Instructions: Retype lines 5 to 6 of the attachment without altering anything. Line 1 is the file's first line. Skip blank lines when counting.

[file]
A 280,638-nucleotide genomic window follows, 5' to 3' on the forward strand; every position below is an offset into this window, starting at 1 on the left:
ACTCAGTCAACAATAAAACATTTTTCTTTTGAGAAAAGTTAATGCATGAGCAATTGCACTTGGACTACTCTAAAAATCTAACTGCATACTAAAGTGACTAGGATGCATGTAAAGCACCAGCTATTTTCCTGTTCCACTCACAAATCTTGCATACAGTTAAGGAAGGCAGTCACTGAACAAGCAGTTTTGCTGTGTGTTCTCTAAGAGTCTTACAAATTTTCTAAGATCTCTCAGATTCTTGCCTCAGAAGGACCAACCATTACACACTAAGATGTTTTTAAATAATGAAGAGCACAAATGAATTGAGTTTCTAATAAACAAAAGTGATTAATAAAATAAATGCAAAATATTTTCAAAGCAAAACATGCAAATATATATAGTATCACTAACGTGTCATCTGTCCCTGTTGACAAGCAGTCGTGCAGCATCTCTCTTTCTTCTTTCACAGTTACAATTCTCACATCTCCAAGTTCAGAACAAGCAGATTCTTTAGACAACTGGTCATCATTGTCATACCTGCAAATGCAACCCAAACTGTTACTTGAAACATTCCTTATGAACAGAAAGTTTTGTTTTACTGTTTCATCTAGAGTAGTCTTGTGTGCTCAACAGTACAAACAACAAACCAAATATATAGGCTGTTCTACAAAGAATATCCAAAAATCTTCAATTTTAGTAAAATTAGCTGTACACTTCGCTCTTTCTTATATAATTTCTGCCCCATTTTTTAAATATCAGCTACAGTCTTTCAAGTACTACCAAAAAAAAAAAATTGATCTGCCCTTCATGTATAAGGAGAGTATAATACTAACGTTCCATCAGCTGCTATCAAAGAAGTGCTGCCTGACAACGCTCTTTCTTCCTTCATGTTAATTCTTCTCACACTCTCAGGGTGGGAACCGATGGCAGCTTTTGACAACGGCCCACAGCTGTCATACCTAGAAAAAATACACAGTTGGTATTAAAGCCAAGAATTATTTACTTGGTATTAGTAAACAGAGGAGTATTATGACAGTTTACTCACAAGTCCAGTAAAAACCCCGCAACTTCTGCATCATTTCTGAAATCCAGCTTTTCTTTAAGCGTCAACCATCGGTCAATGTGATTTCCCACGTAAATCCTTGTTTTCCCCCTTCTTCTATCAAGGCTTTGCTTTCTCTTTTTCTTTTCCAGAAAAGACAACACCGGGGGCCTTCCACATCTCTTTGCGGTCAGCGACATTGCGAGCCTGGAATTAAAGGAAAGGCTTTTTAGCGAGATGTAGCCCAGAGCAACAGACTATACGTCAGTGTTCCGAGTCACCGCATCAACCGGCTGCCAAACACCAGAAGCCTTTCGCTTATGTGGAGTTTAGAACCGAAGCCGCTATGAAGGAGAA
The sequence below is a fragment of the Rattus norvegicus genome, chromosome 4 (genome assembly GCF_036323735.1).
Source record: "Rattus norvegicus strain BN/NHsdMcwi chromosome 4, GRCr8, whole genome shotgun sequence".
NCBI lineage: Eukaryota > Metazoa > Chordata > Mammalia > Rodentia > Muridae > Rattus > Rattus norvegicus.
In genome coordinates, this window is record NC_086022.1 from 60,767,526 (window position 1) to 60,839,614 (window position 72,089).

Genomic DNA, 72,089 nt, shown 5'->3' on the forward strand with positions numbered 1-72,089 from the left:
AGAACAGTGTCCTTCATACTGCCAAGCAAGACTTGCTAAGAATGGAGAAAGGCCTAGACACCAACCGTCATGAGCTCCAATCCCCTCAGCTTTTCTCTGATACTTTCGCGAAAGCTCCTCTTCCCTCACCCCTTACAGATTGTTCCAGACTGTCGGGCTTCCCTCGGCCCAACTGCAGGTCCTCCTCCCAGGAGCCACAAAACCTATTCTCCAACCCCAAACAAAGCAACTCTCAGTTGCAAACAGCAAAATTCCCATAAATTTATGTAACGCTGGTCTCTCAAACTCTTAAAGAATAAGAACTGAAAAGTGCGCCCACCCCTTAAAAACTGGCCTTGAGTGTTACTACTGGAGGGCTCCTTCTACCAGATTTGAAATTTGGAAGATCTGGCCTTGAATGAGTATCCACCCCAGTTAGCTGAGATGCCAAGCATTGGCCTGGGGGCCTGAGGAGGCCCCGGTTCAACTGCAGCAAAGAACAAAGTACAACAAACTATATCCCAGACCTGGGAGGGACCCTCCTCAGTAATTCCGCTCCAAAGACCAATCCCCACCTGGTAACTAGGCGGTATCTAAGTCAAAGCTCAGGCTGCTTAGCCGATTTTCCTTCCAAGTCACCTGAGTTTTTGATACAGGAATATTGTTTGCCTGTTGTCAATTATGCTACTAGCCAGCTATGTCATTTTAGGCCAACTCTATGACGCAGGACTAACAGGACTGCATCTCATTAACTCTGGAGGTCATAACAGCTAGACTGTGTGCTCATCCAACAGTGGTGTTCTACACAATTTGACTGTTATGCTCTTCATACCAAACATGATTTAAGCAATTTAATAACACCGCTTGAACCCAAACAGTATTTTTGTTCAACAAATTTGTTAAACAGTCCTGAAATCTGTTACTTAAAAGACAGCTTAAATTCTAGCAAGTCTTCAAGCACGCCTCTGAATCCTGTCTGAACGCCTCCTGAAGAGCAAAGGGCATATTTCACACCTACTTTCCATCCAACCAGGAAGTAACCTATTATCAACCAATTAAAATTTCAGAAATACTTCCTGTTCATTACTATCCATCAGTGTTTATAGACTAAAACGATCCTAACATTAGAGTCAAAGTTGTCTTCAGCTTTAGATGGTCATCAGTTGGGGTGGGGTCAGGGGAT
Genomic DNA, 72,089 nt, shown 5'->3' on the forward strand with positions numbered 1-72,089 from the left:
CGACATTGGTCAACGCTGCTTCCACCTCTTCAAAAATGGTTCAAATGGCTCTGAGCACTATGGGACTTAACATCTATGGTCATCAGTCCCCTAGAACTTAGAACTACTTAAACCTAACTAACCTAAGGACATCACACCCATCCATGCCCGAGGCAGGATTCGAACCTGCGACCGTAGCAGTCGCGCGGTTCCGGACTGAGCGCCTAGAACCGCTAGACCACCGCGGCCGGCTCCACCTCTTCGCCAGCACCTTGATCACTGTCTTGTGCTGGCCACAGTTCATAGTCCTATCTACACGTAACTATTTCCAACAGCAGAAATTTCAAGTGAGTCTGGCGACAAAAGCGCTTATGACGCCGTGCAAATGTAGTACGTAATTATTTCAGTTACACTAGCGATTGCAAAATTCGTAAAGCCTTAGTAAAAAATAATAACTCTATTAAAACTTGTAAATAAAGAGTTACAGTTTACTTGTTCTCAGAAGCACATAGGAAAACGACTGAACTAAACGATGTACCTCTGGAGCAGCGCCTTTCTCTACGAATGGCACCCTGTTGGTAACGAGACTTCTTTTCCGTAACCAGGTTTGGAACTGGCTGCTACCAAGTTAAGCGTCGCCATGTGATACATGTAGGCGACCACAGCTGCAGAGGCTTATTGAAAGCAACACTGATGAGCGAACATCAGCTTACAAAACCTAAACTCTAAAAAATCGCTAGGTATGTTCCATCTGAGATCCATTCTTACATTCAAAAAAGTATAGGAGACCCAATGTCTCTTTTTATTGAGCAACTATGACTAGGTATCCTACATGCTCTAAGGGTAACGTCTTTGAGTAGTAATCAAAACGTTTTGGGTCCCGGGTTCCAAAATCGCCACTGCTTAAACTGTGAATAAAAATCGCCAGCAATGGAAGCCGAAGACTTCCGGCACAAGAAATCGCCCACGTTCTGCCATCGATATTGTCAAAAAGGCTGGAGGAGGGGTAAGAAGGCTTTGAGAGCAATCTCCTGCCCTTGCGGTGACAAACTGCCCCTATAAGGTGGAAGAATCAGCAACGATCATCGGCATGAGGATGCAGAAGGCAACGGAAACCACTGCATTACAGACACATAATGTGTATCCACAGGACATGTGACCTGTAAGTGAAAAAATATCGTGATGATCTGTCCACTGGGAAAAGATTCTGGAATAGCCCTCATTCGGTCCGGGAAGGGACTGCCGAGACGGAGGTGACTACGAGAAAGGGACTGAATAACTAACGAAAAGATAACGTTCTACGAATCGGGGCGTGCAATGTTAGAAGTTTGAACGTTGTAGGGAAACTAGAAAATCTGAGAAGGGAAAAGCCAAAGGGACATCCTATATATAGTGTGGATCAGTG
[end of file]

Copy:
NCBI lineage: Eukaryota > Metazoa > Chordata > Mammalia > Rodentia > Muridae > Rattus > Rattus norvegicus.
In genome coordinates, this window is record NC_086022.1 from 60,767,526 (window position 1) to 60,839,614 (window position 72,089).